The quality of the food was on par with Alto and Marea, however I found the taste a bit heavy. We had 3 diners all ordering the prix-fixe, so I tasted 9 dishes and 3 desserts. The lobster was phenomenal.

My meals at Lincoln, Marea, and Osteria Morini all had elements that were lighter to balance things out. I'd like to see how the restaurant progresses. For the first month, it's damn good.

Shamelessly snapped away with my DSLR, will have some pictures online soon.

I work at day, I run my start-up at night. Somewhere in between, I eat and blog about dinner - EatBigApple New York Food Blog

Link to comment
Share on other sites

I was actually there on the same night (Saturday night right?), and ordered many of the same dishes. I agree that Ai Fiori was the most mature and sophisticated of his restaurants, and was very impressed by the service and drinks program.

The quality of the food was on par with Alto and Marea, however I found the taste a bit heavy. We had 3 diners all ordering the prix-fixe, so I tasted 9 dishes and 3 desserts. The lobster was phenomenal.

My meals at Lincoln, Marea, and Osteria Morini all had elements that were lighter to balance things out. I'd like to see how the restaurant progresses. For the first month, it's damn good.

Shamelessly snapped away with my DSLR, will have some pictures online soon.

Actually, I was there Friday...I just got the days muddled. I suppose I didn't make much note of heaviness, as I was in the mood for a rich meal, and it was cold out:) However, I thought the crudo and crab were both light and had enough vegetal or acidic elements to provide lightness and contrast quite a bit with some of the other heavier dishes. But it definitely wasn't spa food! Personally, I enjoyed the food much more than I did Lincoln, but it's very subjective territory. I found the flavors more arresting, and the seasoning a bit better balanced, though both meals were very good. Very interesting that you found Morini to have notably lighter elements, considering the menu there. Going to Marea in the next week or so, and will compare notes then.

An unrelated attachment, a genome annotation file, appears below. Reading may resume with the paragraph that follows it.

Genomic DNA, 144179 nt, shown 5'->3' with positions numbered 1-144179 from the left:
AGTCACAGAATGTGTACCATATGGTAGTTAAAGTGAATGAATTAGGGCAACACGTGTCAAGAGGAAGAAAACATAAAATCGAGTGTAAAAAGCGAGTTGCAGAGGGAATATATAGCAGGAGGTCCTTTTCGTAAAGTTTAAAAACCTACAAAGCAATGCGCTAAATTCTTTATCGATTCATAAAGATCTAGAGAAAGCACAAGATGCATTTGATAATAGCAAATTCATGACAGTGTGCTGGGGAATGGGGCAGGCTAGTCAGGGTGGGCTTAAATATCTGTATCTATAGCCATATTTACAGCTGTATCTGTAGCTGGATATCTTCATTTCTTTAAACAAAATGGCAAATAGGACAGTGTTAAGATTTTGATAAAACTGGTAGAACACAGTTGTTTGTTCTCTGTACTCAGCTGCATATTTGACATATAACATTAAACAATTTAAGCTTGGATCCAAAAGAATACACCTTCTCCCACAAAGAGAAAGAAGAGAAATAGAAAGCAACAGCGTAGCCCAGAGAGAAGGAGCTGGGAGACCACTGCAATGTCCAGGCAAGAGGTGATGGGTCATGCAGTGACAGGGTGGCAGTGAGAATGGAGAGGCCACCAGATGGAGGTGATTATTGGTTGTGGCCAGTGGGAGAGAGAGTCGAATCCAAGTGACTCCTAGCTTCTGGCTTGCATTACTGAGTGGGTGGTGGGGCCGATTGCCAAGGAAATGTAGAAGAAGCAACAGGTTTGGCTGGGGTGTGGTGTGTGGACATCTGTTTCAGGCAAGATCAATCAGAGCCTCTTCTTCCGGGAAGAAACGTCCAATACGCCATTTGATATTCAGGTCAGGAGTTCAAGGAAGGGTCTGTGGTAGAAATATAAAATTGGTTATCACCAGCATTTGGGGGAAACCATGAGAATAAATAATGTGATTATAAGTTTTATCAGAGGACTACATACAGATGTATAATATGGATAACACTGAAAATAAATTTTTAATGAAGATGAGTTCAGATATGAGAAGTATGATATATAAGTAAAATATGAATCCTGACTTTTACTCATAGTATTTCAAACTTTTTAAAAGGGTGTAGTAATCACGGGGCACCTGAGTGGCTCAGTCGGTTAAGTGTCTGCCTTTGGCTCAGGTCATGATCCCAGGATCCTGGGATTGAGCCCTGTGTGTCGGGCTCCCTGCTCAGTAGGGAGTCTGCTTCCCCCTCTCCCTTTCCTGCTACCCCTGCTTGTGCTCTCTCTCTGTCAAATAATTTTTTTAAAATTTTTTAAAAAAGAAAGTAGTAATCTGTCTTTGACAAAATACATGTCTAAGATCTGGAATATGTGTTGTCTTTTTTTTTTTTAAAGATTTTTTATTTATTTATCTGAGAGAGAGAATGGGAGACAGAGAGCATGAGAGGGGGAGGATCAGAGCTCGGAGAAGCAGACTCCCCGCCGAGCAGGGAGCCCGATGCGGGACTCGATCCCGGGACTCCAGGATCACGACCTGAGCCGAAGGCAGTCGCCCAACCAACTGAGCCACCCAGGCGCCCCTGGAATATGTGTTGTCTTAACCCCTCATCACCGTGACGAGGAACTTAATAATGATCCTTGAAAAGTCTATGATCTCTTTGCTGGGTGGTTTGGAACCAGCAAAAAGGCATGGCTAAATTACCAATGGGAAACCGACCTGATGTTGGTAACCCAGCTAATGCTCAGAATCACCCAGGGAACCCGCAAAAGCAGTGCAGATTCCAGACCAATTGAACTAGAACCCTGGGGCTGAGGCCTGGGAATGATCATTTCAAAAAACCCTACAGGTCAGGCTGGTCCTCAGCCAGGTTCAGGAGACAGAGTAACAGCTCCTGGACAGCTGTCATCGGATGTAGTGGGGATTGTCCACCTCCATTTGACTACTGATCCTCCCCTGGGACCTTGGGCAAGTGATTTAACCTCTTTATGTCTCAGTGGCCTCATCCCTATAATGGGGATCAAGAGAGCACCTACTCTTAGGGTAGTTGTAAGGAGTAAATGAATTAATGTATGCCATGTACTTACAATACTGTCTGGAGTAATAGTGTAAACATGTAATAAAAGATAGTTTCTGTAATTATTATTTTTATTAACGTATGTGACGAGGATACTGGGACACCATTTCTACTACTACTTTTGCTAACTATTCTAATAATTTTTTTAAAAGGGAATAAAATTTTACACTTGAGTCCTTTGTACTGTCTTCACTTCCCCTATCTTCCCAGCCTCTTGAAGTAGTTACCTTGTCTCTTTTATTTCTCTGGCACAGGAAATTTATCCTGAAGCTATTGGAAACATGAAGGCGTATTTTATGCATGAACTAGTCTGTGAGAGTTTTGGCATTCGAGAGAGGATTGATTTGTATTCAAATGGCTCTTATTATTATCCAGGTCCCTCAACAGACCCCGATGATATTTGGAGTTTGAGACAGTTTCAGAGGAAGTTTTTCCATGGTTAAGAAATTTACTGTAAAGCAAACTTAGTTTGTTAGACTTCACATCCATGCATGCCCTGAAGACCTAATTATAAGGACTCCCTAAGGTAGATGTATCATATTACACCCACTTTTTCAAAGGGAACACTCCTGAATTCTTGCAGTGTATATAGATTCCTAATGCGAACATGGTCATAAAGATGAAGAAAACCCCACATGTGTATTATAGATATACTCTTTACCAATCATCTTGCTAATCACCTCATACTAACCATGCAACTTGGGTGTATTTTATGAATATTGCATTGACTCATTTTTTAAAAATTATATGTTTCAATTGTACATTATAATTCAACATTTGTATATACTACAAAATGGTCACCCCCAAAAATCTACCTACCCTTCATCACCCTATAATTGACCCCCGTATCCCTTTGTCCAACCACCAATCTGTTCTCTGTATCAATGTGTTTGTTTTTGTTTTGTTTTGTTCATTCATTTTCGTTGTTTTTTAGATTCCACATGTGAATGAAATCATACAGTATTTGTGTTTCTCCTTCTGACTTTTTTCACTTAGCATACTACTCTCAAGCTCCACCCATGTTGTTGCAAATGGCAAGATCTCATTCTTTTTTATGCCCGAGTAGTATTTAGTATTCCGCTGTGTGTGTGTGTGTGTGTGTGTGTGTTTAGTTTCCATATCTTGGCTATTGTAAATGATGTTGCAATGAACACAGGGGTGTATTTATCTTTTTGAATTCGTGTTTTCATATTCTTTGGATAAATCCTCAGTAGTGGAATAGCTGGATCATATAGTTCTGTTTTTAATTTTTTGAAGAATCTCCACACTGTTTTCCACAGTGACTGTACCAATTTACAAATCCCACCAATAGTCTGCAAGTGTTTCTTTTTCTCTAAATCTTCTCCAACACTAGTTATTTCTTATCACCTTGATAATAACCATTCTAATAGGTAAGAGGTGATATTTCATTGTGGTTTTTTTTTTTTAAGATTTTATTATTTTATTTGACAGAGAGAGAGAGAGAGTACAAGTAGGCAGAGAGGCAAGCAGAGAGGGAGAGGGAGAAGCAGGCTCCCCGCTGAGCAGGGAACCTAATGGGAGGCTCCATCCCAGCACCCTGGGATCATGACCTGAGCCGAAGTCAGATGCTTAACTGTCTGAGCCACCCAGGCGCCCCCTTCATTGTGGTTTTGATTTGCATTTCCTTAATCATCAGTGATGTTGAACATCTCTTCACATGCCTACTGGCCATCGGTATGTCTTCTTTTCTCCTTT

Looking forward to your pics.

Link to comment
Share on other sites

I guess by heavy I meant to say "creamy". Most of the dishes were more on the creamy side. At Osteria Morini I had the Buffalo Moz, (super creamy) Pasta, then grilled meat. I'm sure that the fat content was similar, but the charred figs and grilled meats made it feel more balanced on the palate.

I work at day, I run my start-up at night. Somewhere in between, I eat and blog about dinner - EatBigApple New York Food Blog

Link to comment
Share on other sites

  • 1 month later...

I was there this past Sunday night and thought all of the food was fabulous. I had the tasting menu (mare e monte, tortelli, agnello and baba al rhum) and loved everything. My only small complaint would actually be with the service. Maybe I've just gotten too picky but expect more at this price point. I went through a course and a half with an empty wine glass and wasn't asked if I wanted another drink. I also though the timing between courses felt a bit rushed, but then we sat for almost 30 minutes post dessert until we could get the server's attention to ask for our check.

I'm not sure if any of the courses will stick in my mind for months as the fusilli at Marea does, but then Michael White has set the bar pretty high.

Link to comment
Share on other sites

 Share

  • Recently Browsing   0 members

    • No registered users viewing this page.
×
×
  • Create New...